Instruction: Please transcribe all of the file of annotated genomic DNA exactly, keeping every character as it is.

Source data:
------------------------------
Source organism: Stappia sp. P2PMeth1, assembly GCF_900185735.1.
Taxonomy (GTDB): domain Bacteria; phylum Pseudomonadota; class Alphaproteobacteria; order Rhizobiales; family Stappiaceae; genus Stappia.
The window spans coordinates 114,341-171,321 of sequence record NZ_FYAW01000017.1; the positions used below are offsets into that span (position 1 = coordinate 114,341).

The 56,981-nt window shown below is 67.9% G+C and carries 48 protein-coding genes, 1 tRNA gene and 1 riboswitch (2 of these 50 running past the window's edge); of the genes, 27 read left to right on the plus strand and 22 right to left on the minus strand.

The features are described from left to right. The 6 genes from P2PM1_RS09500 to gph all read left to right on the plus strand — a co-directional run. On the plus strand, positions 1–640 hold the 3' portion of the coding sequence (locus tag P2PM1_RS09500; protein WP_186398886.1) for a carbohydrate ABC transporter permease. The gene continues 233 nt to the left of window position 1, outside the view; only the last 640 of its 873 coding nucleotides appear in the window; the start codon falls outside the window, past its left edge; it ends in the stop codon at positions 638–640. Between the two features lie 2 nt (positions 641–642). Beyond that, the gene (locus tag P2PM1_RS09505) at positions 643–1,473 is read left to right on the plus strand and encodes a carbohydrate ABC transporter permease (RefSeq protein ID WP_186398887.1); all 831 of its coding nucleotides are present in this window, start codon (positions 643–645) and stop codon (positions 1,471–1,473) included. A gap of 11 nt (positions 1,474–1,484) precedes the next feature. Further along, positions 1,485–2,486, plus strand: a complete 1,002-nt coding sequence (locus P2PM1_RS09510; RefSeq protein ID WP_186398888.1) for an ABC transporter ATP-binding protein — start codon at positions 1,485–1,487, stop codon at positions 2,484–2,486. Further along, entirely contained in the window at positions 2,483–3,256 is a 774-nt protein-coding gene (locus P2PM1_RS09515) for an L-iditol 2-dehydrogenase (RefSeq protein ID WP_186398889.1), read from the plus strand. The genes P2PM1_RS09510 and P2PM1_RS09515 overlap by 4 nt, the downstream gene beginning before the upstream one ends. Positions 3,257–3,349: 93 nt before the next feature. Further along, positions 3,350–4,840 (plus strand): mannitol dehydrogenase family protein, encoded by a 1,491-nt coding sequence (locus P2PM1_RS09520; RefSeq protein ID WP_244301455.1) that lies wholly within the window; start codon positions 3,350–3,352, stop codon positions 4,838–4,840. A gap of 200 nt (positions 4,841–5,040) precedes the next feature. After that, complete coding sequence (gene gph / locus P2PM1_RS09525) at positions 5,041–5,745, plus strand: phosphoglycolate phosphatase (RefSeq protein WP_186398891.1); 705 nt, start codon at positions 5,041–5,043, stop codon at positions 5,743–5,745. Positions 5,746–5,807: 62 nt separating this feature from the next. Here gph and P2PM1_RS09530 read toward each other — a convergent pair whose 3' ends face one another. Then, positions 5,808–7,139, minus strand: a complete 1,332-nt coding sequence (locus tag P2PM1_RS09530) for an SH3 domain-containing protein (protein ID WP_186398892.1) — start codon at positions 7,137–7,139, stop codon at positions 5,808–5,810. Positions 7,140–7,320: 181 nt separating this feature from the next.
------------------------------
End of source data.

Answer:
Source organism: Stappia sp. P2PMeth1, assembly GCF_900185735.1.
Taxonomy (GTDB): domain Bacteria; phylum Pseudomonadota; class Alphaproteobacteria; order Rhizobiales; family Stappiaceae; genus Stappia.
The window spans coordinates 114,341-171,321 of sequence record NZ_FYAW01000017.1; the positions used below are offsets into that span (position 1 = coordinate 114,341).

The 56,981-nt window shown below is 67.9% G+C and carries 48 protein-coding genes, 1 tRNA gene and 1 riboswitch (2 of these 50 running past the window's edge); of the genes, 27 read left to right on the plus strand and 22 right to left on the minus strand.

The features are described from left to right. The 6 genes from P2PM1_RS09500 to gph all read left to right on the plus strand — a co-directional run. On the plus strand, positions 1–640 hold the 3' portion of the coding sequence (locus tag P2PM1_RS09500; protein WP_186398886.1) for a carbohydrate ABC transporter permease. The gene continues 233 nt to the left of window position 1, outside the view; only the last 640 of its 873 coding nucleotides appear in the window; the start codon falls outside the window, past its left edge; it ends in the stop codon at positions 638–640. Between the two features lie 2 nt (positions 641–642). Beyond that, the gene (locus tag P2PM1_RS09505) at positions 643–1,473 is read left to right on the plus strand and encodes a carbohydrate ABC transporter permease (RefSeq protein ID WP_186398887.1); all 831 of its coding nucleotides are present in this window, start codon (positions 643–645) and stop codon (positions 1,471–1,473) included. A gap of 11 nt (positions 1,474–1,484) precedes the next feature. Further along, positions 1,485–2,486, plus strand: a complete 1,002-nt coding sequence (locus P2PM1_RS09510; RefSeq protein ID WP_186398888.1) for an ABC transporter ATP-binding protein — start codon at positions 1,485–1,487, stop codon at positions 2,484–2,486. Further along, entirely contained in the window at positions 2,483–3,256 is a 774-nt protein-coding gene (locus P2PM1_RS09515) for an L-iditol 2-dehydrogenase (RefSeq protein ID WP_186398889.1), read from the plus strand. The genes P2PM1_RS09510 and P2PM1_RS09515 overlap by 4 nt, the downstream gene beginning before the upstream one ends. Positions 3,257–3,349: 93 nt before the next feature. Further along, positions 3,350–4,840 (plus strand): mannitol dehydrogenase family protein, encoded by a 1,491-nt coding sequence (locus P2PM1_RS09520; RefSeq protein ID WP_244301455.1) that lies wholly within the window; start codon positions 3,350–3,352, stop codon positions 4,838–4,840. A gap of 200 nt (positions 4,841–5,040) precedes the next feature. After that, complete coding sequence (gene gph / locus P2PM1_RS09525) at positions 5,041–5,745, plus strand: phosphoglycolate phosphatase (RefSeq protein WP_186398891.1); 705 nt, start codon at positions 5,041–5,043, stop codon at positions 5,743–5,745. Positions 5,746–5,807: 62 nt separating this feature from the next. Here gph and P2PM1_RS09530 read toward each other — a convergent pair whose 3' ends face one another. Then, positions 5,808–7,139, minus strand: a complete 1,332-nt coding sequence (locus tag P2PM1_RS09530) for an SH3 domain-containing protein (protein ID WP_186398892.1) — start codon at positions 7,137–7,139, stop codon at positions 5,808–5,810. Positions 7,140–7,320: 181 nt separating this feature from the next.